SHC IN ACTION
Applying Strategic Habitat Conservation to the Pacific Lamprey Conservation Initiative
Pacific Lamprey NatureServe Rankings Map. Credit: USFWS Credit: USFWS
What Service priority fish species boasts a 400 million-year ancestry, lacks bones, scales and jaws, and benefits from the Strategic Habitat Conservation (SHC) framework?
If you guessed Pacific lamprey (Entosphenus tridentata), you’re right. Lamprey, a native anadromous species that, like salmon, historically returned to spawn in large numbers into watersheds along the West Coast of the United States, have experienced population declines and restricted distribution throughout Washington, Oregon, Idaho and California.
The actions of people often put lampreys at risk during their 7- to 10-year lifespan. Threats include restricted fish passage, stream and floodplain degradation, declining water quality and quantity, and changing marine and climate conditions. These threats affect spawning, rearing and migration in both fresh and saltwater environments.
“The Service is very concerned about the status of Pacific lamprey”, says Howard Schaller, Project Leader for the Columbia River Fisheries Program Office and Western Lampreys Conservation Team Lead. “That’s why we’re working with [West Coast] tribes and state and federal agencies to put together a Conservation Initiative.”
The Initiative seeks to improve the status of Pacific Lamprey throughout their range by implementing research and conservation. Taking a landscape-level approach, the Initiative’s three-part process features crafting an assessment developing a conservation agreement and establishing regional implementation plans in coordination with partners to guide how and where conservation actions are carried out.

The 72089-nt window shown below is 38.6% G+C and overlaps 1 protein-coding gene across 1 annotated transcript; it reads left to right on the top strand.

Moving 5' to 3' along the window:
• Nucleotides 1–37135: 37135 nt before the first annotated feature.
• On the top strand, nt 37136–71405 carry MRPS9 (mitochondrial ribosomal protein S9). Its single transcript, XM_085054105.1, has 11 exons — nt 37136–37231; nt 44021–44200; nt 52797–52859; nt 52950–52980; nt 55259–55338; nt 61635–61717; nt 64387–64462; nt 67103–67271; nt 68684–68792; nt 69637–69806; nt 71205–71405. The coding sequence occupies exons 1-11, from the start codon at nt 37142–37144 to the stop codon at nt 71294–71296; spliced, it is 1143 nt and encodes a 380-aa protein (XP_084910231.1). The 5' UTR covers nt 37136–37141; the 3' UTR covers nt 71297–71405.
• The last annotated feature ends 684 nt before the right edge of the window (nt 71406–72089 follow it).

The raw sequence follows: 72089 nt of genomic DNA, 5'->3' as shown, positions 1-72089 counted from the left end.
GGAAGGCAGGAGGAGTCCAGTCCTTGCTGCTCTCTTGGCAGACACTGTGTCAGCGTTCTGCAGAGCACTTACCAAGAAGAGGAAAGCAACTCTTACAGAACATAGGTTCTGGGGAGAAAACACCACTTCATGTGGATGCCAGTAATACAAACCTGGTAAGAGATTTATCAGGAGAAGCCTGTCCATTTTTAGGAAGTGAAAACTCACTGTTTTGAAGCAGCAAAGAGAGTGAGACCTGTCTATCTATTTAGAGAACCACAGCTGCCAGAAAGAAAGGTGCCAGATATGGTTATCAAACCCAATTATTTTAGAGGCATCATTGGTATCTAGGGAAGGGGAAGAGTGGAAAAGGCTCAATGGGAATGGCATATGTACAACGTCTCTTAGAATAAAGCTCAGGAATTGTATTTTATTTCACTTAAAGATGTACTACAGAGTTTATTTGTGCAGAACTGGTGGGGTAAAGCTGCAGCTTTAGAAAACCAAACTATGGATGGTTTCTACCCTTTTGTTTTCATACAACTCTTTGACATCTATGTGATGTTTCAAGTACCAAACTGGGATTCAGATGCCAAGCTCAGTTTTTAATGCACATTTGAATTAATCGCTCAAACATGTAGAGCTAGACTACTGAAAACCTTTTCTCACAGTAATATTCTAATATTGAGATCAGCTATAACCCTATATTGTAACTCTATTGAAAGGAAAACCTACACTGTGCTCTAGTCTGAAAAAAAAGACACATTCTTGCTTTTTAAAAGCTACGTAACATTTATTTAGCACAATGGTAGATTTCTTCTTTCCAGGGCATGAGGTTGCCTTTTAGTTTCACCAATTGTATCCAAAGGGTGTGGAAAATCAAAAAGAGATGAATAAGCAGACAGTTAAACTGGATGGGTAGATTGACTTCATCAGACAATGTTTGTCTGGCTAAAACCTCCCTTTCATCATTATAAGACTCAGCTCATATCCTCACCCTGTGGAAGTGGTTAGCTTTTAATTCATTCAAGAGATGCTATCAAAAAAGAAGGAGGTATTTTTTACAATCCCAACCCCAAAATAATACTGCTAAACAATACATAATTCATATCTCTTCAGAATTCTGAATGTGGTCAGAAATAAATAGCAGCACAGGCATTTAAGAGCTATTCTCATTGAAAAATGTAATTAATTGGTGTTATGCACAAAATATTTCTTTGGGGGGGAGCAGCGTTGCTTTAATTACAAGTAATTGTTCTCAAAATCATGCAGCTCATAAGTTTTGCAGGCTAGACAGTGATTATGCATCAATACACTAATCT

The assessment, completed in October 2011, incorporates two elements of the SHC approach: biological planning and conservation design. Developed to track the current knowledge of Pacific Lamprey, the plan also describes threats and factors for Pacific lamprey declines, and identifies conservation actions and research, monitoring and evaluation needs.
The plan also does something unique: It details information about Pacific lamprey populations in a manner never done before. Current and historic distribution of the species is outlined both at a range-wide scale and into nine discrete geographic units, or Regions. Assembling lamprey population data across such a wide scale entailed interviewing local field biologists and experts and an extensive literature search.
The need justified the effort – lampreys are among the most poorly studied groups of fishes on the West Coast and no one had previously attempted such broad-scale research. Furthermore, in order to establish future measurable population objectives and prioritize conservation actions, the Service and its Initiative partners needed to know what population data were available and where gaps existed.
The overall scarcity of Pacific lamprey data sometimes made it necessary to estimate demographic factors using methods applied to better-studied, anadromous species like steelhead, whose populations have ranges are similar to lamprey. Collecting lamprey population information that was current, available and reliable took about two years.
But the work has paid off. For the first time ever, each identified Region now includes a consistent approach on gauging Pacific lamprey population metrics.
The Initiative also classified is the scope and severity of threats to lamprey populations. Using a diagnostic tool adapted from NatureServe and existing demographic and threat information collected through a series of regional meetings with partners, individual watersheds are ranked by the relative risk of extirpation.